The terms “formal oxygen cleaning” and “informal oxygen cleaning,” which appear in some non-Luxfer scuba manuals, are intended to differentiate between formal, government-mandated oxygen-cleanliness documentation required in the gas and medical industries, as opposed to less-formal documentation used in the recreational diving industry.
Unfortunately, some scuba technicians and divers have erroneously interpreted “informal cleaning” to mean that a less-rigorous, less-thorough level of oxygen cleaning is required for scuba equipment—even though the scuba manuals that use these terms make it quite clear that the same careful cleaning procedures and acceptable cleanliness levels should be used with all equipment in oxygen service. Moreover, the term “informal” is often associated with the so-called “40% rule,” from which some divers and technicians have wrongly inferred that the recreational diving industry somehow has special dispensation to clean cylinders to a less-stringent standard and at a higher oxygen-content threshold than other industries (see Question 4, above).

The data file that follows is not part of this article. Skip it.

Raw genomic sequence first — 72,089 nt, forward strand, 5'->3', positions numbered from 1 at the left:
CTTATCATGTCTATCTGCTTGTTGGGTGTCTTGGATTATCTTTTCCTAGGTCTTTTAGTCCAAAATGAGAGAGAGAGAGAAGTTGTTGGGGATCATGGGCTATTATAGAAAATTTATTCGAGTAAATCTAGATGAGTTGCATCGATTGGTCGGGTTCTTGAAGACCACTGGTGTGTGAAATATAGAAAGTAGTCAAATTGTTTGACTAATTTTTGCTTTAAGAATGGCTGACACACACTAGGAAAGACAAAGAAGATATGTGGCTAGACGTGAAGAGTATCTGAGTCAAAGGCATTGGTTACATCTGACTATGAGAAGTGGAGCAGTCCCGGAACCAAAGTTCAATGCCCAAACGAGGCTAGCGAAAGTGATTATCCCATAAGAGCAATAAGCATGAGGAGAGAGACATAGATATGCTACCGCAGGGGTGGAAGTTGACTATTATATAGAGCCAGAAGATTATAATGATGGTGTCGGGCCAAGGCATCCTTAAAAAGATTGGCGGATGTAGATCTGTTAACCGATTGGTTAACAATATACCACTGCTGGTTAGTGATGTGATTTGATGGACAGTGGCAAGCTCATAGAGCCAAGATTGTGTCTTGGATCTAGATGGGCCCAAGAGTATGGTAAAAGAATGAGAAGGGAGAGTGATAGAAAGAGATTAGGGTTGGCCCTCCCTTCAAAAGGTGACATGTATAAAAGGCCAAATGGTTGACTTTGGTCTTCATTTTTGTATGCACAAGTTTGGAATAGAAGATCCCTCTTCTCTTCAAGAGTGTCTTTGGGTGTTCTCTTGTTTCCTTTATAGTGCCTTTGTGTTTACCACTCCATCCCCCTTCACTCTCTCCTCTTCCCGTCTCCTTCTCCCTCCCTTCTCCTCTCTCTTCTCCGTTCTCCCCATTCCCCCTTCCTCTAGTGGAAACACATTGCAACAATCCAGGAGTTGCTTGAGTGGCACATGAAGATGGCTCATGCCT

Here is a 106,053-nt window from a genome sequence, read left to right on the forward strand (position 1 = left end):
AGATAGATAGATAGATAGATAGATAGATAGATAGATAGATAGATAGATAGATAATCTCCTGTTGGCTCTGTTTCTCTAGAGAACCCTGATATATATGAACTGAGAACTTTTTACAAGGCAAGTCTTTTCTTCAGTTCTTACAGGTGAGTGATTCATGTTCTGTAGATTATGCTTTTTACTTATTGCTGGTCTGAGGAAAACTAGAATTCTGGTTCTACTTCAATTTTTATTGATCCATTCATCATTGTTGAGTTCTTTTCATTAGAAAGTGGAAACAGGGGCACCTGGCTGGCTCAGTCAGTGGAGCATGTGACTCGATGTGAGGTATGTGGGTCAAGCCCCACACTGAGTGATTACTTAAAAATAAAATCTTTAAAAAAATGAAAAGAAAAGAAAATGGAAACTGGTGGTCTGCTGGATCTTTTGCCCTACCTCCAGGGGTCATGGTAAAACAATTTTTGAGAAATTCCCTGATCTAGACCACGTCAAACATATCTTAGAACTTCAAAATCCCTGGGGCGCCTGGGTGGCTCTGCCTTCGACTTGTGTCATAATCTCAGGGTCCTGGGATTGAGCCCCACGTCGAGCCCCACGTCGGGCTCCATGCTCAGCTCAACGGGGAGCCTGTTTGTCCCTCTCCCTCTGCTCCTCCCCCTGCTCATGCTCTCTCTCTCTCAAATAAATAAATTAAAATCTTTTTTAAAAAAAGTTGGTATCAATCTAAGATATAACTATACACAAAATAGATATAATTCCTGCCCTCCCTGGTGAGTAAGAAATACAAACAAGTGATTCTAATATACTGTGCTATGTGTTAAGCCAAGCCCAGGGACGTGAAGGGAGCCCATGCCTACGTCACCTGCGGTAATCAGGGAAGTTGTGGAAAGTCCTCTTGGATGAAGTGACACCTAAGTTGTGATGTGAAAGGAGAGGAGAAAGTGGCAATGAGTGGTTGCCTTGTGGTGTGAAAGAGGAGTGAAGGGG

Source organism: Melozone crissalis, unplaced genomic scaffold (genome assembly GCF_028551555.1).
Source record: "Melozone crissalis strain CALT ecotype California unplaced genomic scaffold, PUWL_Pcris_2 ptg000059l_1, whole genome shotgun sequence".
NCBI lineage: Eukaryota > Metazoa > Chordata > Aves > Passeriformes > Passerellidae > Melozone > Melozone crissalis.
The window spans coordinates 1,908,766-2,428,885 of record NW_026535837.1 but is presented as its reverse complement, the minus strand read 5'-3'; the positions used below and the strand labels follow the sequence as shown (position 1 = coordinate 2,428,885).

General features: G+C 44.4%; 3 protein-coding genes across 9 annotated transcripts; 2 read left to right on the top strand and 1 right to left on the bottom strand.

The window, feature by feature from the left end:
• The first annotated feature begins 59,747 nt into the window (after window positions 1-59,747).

Because of these erroneous and potentially dangerous misinterpretations, Luxfer chooses not to use the terms “formal” and “informal” when referring to oxygen cleanliness. Oxygen clean is oxygen clean—there are not different levels of cleanliness.
As for documentation, it is always a good idea to thoroughly document all aspects of your oxygen-cleaning procedures and maintenance. Such careful record-keeping can be very valuable if an oxygen-related incident occurs.